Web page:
The opinion of the court was delivered by: Wolin, District Judge.
Plaintiff, Denise Naidu, filed suit to recover damages for injuries
allegedly suffered when she slipped and fell while descending a staircase
at a building within Fort Hancock, a National Historic Landmark. This
case is now before the Court on defendants motion to dismiss. defendant,
the United States, moves to dismiss, pursuant to Rule 12(b)(1) of the
Federal holes of Civil Procedure, for lack of subject matter
jurisdiction, in the alternative, defendant moves for summary judgment,
pursuant to Rule 56 of the Federal Rules of Civil Procedure. Plaintiff
opposes the motion. The Court has considered this matter, on the papers,
pursuant to Rule 78 of the Federal Rules of Civil Procedure. For the
reasons stated below, the (unit will dismiss the Complaint, in its
entirety, for lack of subject matter jurisdiction.
Plaintiff was injured at Building 18 of Fort Hancock, located at the
Sandy Hook Unit of the Gateway National Recreational Area, in Highlands,
New Jersey. Plaintiff sustained her injuries as she fell down the last
two stairs of the main stairway at Building 18. Plaintiff claims that she
fell because (1) the stairs were coated with a slippery surface; (2) she
was misled by the handrail bannister which terminated at the second
step, not at the bottom step; and (3) the lighting was inadequate.
Plaintiff admitted, however, that while descending the stairs, she was
holding a "large" computer box which obstructed her view (if her feet. In
addition, plaintiff testified in her deposition that she placed no hand
on the handrail but, instead, used it as a visual marker. She also
admitted she fell because "[she] thought [she] was all the way down and
there was one step to go."
Fort Hancock, named for General Winfield Scott Hancock, has been an
important historic and military site
throughout American history.*fn1 (Kirsch exhs. 4-5).*fn2 At the time of
the Revolutionary War, Sandy Hook (which encompasses Fort Hancock) was
occupied by British and Loyalist Troops. (Id.) Dining the War of 1812,
the United States Army built a temporary fort and, in 1859, construction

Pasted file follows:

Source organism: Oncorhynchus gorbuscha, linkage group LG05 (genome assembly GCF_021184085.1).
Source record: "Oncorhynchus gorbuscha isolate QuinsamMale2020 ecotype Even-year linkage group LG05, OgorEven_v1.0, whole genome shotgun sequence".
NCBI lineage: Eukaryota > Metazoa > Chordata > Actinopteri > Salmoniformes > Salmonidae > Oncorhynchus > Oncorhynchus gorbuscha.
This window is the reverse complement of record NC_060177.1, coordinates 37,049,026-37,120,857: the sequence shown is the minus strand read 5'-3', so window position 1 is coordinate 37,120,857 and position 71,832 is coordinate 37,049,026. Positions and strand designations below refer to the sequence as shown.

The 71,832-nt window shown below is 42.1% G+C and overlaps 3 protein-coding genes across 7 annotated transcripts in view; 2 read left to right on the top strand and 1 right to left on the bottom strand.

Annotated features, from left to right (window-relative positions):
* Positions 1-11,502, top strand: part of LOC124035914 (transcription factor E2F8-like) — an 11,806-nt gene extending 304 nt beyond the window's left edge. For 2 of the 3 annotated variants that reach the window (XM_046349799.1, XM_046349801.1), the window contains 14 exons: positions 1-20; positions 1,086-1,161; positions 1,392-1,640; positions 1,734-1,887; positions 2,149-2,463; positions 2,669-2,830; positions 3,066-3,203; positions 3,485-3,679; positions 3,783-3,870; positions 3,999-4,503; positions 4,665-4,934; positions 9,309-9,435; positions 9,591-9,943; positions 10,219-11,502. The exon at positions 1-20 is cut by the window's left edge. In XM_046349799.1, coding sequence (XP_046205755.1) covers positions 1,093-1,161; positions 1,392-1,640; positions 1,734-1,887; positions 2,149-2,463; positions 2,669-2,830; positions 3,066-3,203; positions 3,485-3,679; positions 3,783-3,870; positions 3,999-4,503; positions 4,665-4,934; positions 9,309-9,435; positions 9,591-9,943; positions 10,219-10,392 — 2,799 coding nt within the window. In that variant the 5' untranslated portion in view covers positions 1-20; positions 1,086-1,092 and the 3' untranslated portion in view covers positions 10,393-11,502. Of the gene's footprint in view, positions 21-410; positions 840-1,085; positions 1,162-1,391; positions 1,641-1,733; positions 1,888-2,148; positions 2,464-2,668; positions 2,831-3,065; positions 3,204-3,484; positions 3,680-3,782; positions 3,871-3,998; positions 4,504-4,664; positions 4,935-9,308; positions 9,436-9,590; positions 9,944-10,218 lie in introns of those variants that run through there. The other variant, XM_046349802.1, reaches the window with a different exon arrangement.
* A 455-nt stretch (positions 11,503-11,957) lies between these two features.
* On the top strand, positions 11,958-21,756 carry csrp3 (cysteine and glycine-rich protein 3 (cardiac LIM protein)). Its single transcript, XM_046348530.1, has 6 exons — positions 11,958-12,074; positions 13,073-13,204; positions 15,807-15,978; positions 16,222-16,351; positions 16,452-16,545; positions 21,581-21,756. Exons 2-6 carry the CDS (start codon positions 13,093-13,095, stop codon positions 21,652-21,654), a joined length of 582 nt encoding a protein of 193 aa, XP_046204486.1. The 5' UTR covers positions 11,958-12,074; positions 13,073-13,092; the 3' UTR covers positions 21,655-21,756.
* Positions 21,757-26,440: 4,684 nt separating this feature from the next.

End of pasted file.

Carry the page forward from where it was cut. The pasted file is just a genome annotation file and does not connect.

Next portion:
began on a permanent masonry fort. (Id.) For close to a hundred years,
Fort Hancock served as an active coastal defense fortification designed
and armed to defend New York Harbor and the vicinity from sea and air
attacks. (Id.) The Army occupied the fort in both World War I and II,
when its population rose to 18,000. (Id.) While the military was active
at the fort, Building 18 (the location of' plaintiffs accident) served as
the officer's quarters for military personnel. (Baerlin Decl. ¶ 7).
Building 18 (the "Officer's Quarters") and the other buildings on
"Officer's Row" not only possess historic significance, they also reflect
the architectural mood of the times. Of note, the buildings on Officer's
Row, which have been described as "the most impressive" buildings at the
Fort, were constructed in the Colonial Revival architectural style.
(Kirsch exh. 5). This architectural style constituted a rejection of the
Victorian style and a rebirth of the Georgian and Federal designs which
typified the Revolutionary War era. (Id.)
Due to its historical significance, Fort Hancock. inclusive of the
Officer's Quarters, was designated as a National Historic Landmark. Sec
National Historic Preservation Act, 16 U.S.C. § 470-470x-6; Baerlin
Decl. ¶ 6. of significance to this motion, the Officer's Quarters'
staircase and handrail banister which plaintiff claims defendant
negligently maintained-are part of the original construction of the
quarters and have been determined to be a "character defining" feature of
this historic site. (Baerlin Decl. ¶ 9).
In 1974, the Fort Hancock was deactivated and transferred to the
National Park Service ("NPS") of the Department of' the Interior. As part
of its statutory mission and mandate, the NPS must "conserve historic
objects [and] provide for them in such a manner and by such means as will
leave them unimpaired for the enjoyment of future generations."
16 U.S.C. § 1; Baerlin Decl. ¶ 3.
In 1989, the NPS authorized the American Littoral Society (the "ALS"),
a nonprofit organization devoted to the study and conservation of aquatic
life, full use of the Officer's Quarters. In April 1997, plaintiff, then
an employee of the ALS, sustained her injuries on the stairs of the
Officer's Quarters during the course of her employment.
Plaintiff brings a one-count complaint against defendant, sounding in
negligence, under the Federal Tort Claims Act, 28 U.S.C. § 2671-80.
According to plaintiff, defendant was negligent because (1) the stairs of
the Officer's Quarters were coated with a slippery surface; (2) the
handrail banister terminated at the second step-not the bottom step; and
(3) the lighting was inadequate.
Defendant now moves to dismiss the complaint for lack of subject
jurisdiction.*fn3 Defendant contends that the acts alleged in the
plaintiffs complaint fall within the discretionary function exception to
the FTCA. See 28 U.S.C. § 2680 ...